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Re: Open for discussion
> Date: Wed, 22 Apr 1998 14:41:15 -0400
> From: "Merrill Cohen" <amc2 at ix_netcom.com>
> What are your thoughts?
Since I'm in a generally crusty mood today, I'll bite (pun intended).
> FACT: Florida produces more aquatic plants than anywhere else in the
Counterfact: Even SE Asia?
> FACT: The outdoor ponds in Florida do not have undergravel heating nor
> does Tropica in Denmark in their hydroponics growing (no substrate --
> plants in "rock wool" or on "driftwood" - never have been in soil,
> "laterite" or gravel.
Counterfact: Maybe the radiation from the hot Florida sun beating down on the
plant ponds warms the dark mud substrate and has the same effect as heating
Counterfact: Ummm, Tropica grows most of their plants emersed and we don't. Thus
the plants hae never been in water, either.
> FACT: Plants raised in Florida have never had "laterite".
Counterfact: Plants growing naturally in SE Asia have had a lot of laterite.
> FACT: The largest variety of aquatic plants are raised in Florida.
See Counterfact 1.
> FACT: Wild plants shipped out of Florida are gathered from mud base
I've never seen the mud base in the Everglades but I don't think I would want it
in my living room, what with the poor aesthetics and rich bug life.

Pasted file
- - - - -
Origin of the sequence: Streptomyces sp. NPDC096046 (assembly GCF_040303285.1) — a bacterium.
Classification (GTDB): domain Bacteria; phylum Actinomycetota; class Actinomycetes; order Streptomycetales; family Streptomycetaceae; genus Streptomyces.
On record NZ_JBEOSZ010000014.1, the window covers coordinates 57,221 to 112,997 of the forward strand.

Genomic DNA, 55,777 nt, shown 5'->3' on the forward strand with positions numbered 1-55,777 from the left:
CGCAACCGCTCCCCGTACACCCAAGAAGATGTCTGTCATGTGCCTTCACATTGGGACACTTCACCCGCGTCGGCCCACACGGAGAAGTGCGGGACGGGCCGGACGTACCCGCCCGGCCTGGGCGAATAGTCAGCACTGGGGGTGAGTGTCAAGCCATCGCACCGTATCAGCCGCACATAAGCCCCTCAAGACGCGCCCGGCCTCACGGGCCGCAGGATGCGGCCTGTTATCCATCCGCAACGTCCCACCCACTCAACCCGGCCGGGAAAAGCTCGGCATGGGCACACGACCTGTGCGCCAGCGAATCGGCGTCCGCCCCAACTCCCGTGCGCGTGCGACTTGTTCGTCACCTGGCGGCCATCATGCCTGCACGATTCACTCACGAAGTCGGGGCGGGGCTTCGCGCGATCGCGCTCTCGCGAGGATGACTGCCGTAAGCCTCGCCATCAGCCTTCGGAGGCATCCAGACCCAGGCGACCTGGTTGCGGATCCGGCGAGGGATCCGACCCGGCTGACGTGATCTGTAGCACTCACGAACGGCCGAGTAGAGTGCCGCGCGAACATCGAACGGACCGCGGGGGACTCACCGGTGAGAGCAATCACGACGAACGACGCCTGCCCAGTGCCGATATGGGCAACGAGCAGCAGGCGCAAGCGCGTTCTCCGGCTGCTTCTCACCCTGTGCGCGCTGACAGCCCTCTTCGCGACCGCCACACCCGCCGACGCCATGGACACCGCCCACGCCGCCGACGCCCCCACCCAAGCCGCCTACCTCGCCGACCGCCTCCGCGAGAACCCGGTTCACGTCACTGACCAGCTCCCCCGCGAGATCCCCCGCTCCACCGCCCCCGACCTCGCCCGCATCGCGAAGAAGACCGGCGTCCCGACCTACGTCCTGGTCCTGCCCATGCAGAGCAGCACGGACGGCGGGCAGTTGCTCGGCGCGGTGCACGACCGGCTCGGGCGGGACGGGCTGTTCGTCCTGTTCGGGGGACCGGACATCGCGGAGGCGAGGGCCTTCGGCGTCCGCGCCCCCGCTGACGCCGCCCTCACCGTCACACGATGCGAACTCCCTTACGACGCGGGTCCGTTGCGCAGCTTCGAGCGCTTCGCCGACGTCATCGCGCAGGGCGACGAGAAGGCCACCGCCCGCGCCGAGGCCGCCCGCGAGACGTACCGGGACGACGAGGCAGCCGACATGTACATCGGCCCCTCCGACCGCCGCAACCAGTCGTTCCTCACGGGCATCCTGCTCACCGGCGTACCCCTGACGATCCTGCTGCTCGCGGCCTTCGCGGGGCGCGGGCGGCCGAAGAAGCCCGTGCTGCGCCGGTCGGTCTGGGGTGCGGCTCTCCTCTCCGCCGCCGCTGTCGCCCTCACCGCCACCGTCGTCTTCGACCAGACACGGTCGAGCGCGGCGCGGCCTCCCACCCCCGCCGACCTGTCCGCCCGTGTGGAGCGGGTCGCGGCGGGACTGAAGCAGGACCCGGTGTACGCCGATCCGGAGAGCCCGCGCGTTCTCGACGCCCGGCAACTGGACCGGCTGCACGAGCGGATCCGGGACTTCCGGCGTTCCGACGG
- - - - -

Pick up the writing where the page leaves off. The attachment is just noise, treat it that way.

> FACT: The greatest number of aquatic plants are raised without the
> presence of fish.
Counterfact: Even more tomatoes are raised without the presence of fish.
> FACT: Over-fertilization brings on algae
Counterfact: Under-fertilization brings on algae.
> Various soil mixtures are used in the ponds with gravel. Some just use
> "builders' sand" which is different in all parts of Florida and the
Gee, Pushak was right!
> One conclusion is that it depends on the expertise of the grower as to the
> necessity to fertilize if an apparent deficiency presents itself. The same
> applies in the aquarium in that every aquarium will be different and
> growing aquatic plants in the aquarium is as much an artform rather than an
> exact science.
What's the official smiley variant for "Well, Duh!". Sorry, too crusty.
> There are more facts and more conclusions, certainly, which I would like to
> see presented.
I was probably not much help here but I feel better now. Thanks for putting up
> Dupla has an aquarist that works on two aquariums daily. Plants that are
> not doing well are replaced in order to present the perfect picture. It's
> their business.
I think Amano also does this but on a larger scale.